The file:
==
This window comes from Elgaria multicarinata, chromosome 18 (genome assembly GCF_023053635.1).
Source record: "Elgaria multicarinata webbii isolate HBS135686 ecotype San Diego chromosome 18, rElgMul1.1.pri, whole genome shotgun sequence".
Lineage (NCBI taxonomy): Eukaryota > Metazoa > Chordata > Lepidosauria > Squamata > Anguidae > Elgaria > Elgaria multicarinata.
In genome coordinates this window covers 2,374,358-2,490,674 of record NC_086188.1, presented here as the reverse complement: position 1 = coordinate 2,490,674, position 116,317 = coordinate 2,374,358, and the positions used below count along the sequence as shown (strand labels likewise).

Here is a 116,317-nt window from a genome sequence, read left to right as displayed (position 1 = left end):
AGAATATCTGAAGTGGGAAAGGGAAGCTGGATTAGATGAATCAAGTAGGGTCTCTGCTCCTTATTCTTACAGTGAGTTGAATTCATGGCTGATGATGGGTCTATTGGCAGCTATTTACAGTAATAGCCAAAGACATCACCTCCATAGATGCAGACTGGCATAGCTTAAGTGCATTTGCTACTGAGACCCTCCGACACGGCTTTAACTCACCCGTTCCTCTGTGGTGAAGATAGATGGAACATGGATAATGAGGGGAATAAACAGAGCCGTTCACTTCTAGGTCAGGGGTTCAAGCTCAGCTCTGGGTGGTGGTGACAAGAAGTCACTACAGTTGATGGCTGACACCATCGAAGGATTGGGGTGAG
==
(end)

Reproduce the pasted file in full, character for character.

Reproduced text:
This window comes from Elgaria multicarinata, chromosome 18 (genome assembly GCF_023053635.1).
Source record: "Elgaria multicarinata webbii isolate HBS135686 ecotype San Diego chromosome 18, rElgMul1.1.pri, whole genome shotgun sequence".
Lineage (NCBI taxonomy): Eukaryota > Metazoa > Chordata > Lepidosauria > Squamata > Anguidae > Elgaria > Elgaria multicarinata.
In genome coordinates this window covers 2,374,358-2,490,674 of record NC_086188.1, presented here as the reverse complement: position 1 = coordinate 2,490,674, position 116,317 = coordinate 2,374,358, and the positions used below count along the sequence as shown (strand labels likewise).

Here is a 116,317-nt window from a genome sequence, read left to right as displayed (position 1 = left end):
AGAATATCTGAAGTGGGAAAGGGAAGCTGGATTAGATGAATCAAGTAGGGTCTCTGCTCCTTATTCTTACAGTGAGTTGAATTCATGGCTGATGATGGGTCTATTGGCAGCTATTTACAGTAATAGCCAAAGACATCACCTCCATAGATGCAGACTGGCATAGCTTAAGTGCATTTGCTACTGAGACCCTCCGACACGGCTTTAACTCACCCGTTCCTCTGTGGTGAAGATAGATGGAACATGGATAATGAGGGGAATAAACAGAGCCGTTCACTTCTAGGTCAGGGGTTCAAGCTCAGCTCTGGGTGGTGGTGACAAGAAGTCACTACAGTTGATGGCTGACACCATCGAAGGATTGGGGTGAG